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British Gardner/Gatling Style Machine Gun

 Summer Sale Item!

These guns are just about impossible to find!

British Gardner - Gatlin Style Gun

The .577-450 Martini-Henry Bira gun (above), designed and built in Nepal, operates similarly to the American Gardner gun.




A British Gardner/Gatling Style Gun that was manufactured by the British arsenals in India and Nepal. The  caliber is Henry Martini 577.  It has pan type magazine similar to the British Lewis gun.  This fantastic piece is 100% complete and is in excellent working condition.  Completely original.  The entire gun is covered in oil and grease and could use a good cleaning which would greatly help its appearance.  These guns were used by  British military forces primarily in the colonies in Pakistan, India, Nepal, and in Afghanistan.  The original wheels are also in excellent condition. Circa:  1870-1880's.  Not for sure of the exact manufacture date. 

Summer Sale Item!

This tremendous "working" original Gardner is available for:

Price reduced to: $34,950 US$

It is located in the USA for quick and reasonable shipping worldwide.

Additional background information!

The Gardner gun was an early type of machine gun. It had one or two barrels, was fed from a vertical magazine or hopper and was operated by a crank. When the crank was turned, a feed arm positioned a cartridge in the breech, the bolt closed and the weapon fired. Turning the crank further opened the breechblock and extracted the spent round.

The Gardner machine gun was invented in 1874 by William Gardner of Toledo, Ohio formerly a Captain in the Union army during the American Civil War. After producing a prototype he went to the Pratt and Whitney company, who after a year of development produced a military version of the weapon.

A demonstration to officers at the United States Navy yard in 1875 was successful, however they recommended that Pratt and Whitney continue with development of the system, incorporating improvements to the feed system, which were designed by E.G. Parkhurst, an engineer at Pratt and Whitney. The army attended the tests, but showed no interest in the weapon.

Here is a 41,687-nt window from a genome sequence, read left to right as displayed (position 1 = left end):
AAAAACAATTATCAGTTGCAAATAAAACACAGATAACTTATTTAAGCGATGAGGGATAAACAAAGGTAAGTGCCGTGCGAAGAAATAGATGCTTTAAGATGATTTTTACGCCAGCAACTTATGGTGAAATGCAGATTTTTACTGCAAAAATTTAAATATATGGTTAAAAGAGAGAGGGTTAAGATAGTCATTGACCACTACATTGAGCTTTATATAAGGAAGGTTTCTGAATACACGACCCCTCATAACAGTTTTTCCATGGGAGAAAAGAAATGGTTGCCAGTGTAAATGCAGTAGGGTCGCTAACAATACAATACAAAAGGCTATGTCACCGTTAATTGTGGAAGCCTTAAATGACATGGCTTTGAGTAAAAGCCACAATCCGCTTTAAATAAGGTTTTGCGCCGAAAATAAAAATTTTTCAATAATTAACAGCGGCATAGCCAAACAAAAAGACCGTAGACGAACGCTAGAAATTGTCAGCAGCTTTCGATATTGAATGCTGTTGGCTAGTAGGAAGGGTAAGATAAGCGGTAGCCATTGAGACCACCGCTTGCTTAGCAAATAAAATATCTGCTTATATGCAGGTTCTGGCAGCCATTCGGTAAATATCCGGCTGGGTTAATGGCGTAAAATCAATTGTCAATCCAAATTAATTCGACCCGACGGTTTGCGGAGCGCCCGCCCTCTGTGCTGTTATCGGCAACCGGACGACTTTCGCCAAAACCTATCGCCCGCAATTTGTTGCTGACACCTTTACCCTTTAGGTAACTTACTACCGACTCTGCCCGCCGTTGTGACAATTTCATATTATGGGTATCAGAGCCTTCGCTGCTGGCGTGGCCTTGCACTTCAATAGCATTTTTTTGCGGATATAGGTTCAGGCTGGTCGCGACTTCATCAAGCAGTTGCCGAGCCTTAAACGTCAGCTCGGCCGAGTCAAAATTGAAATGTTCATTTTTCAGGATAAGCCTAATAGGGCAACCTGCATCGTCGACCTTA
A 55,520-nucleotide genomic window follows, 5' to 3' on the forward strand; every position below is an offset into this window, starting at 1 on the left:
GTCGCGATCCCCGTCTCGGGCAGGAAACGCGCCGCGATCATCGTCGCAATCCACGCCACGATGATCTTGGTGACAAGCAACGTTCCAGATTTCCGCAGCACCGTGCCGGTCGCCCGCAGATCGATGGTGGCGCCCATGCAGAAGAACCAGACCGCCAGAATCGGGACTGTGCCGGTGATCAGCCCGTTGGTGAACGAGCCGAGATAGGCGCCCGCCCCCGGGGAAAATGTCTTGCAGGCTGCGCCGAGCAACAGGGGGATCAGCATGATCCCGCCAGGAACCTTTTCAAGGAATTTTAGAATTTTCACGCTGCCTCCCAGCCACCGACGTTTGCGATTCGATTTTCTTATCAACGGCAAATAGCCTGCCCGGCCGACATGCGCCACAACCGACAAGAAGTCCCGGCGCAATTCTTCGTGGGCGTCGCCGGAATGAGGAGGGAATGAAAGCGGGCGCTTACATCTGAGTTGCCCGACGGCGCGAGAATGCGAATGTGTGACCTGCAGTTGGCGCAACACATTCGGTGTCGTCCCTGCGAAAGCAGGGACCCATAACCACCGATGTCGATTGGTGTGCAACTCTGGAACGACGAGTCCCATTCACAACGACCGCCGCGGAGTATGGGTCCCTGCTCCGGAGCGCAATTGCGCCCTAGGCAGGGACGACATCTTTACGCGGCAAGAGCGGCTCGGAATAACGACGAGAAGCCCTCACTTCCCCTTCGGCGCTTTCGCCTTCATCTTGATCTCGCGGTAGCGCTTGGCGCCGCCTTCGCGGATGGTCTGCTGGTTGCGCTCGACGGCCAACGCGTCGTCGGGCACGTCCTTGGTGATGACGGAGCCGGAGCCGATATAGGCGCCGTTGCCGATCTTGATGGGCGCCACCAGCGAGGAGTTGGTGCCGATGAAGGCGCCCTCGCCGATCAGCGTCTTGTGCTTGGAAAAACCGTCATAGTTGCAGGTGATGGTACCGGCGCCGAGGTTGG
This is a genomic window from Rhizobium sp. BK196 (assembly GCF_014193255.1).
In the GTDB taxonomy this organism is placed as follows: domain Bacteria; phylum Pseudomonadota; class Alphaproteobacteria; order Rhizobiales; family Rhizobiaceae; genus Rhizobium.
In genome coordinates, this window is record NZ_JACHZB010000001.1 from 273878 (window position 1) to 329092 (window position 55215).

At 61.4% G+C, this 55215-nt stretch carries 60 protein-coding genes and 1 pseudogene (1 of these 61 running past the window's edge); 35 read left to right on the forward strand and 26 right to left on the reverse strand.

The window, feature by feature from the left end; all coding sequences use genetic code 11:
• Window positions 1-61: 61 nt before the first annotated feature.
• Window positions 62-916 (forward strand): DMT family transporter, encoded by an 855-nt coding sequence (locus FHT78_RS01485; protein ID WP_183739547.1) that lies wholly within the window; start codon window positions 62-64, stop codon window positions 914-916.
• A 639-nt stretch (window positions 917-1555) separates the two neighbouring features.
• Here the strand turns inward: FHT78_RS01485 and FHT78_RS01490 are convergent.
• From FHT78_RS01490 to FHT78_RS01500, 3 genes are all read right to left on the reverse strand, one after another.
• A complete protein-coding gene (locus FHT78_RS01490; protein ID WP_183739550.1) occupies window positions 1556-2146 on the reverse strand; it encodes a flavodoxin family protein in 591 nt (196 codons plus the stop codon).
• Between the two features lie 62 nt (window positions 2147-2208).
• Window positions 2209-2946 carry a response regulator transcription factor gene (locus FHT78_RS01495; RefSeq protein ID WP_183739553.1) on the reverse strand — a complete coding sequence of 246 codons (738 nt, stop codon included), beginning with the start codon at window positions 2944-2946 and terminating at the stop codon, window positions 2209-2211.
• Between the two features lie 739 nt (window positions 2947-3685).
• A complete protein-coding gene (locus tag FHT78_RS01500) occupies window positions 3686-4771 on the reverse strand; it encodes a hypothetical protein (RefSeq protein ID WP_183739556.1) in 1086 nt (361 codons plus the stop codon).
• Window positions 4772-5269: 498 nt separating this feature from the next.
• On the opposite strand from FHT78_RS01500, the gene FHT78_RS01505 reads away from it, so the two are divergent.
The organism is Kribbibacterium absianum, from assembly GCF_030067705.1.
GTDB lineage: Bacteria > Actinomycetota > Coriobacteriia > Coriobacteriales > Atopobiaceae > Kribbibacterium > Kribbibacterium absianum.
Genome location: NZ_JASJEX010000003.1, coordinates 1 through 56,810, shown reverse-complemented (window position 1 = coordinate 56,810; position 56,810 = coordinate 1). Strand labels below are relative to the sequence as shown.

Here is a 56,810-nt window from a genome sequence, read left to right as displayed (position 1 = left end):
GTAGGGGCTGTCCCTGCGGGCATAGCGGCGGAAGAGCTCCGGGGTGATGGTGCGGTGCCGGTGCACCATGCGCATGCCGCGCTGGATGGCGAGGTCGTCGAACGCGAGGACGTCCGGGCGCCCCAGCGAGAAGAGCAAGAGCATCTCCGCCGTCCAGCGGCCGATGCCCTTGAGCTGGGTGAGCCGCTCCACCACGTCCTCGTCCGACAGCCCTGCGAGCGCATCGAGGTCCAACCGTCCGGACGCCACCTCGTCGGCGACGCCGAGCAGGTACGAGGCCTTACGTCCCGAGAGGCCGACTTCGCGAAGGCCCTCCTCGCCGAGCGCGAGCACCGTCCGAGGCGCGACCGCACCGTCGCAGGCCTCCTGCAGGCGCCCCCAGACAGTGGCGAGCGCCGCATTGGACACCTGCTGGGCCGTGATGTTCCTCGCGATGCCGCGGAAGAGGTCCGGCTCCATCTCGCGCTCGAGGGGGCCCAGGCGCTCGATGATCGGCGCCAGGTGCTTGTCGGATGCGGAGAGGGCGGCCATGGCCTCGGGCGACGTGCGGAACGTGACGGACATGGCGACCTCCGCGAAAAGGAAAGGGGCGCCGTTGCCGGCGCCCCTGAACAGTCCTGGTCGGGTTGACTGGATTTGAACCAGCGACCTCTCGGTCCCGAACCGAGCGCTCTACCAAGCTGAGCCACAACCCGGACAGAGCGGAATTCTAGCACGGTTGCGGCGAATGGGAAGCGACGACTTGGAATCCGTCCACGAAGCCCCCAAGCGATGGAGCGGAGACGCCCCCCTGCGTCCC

Parkhurst added many improvements to the guns firing mechanism which made it more reliable. During 1877 additional tests took place with a .45 caliber (11.4mm) version of the weapon, which determined its muzzle velocity to be 1,280 feet per second (390 m/s).

On 17 June 1879 a further demonstration was carried out at the Navy Yard, during which the weapon was presented by Francis Pratt and Amos Whitney. The weapon fired a total of 10,000 rounds during the test taking a total elapsed time of 27 minutes 36 seconds with breaks between firing to resolve an issue with one of the extractors. While the test was not without issues the weapon managed to fire 4,722 rounds before the first stoppage [1], and after the stoppage was resolved it fired approximately 5,000 rounds without incident.

On 15 January and 17 March 1880 duplicate tests were conducted at Sandy Hook Proving ground in front of an Army review board. The weapon performed well, and they recommended that the Army buy a limited number for field evaluation, noting the low cost of the weapon. However the Army declined to purchase.

At this point, the British Royal Navy, which had successfully deployed the Gatling gun became interested in the weapon, and Gardner was invited to England to exhibit his weapon. The British Admiralty were so impressed by the demonstrations that they adopted the weapon and purchased the rights to produce the weapon in England. Gardner would remain in England to supervise the construction of the weapons.

The British Army then took an interest in machine guns and after a series of trials selected the Gardner gun. During these tests a five barreled Gardner gun fired 16,754 rounds before a failure occurred with only 24 stoppages. When operator induced errors were taken into account there were only 4 malfunctions in 10,000 rounds fired. The Army adopted the weapon, although its introduction was delayed because of opposition from the Royal Artillery.

There was also the Martini-Henry Bira gun, Similar to the Gardner gun but had a single barrel and was designed in Nepal.

The .577-450 Martini-Henry Bira gun (above), designed and built in Nepal, operates similarly to the American Gardner gun.

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Last up-dated on 07/08/2014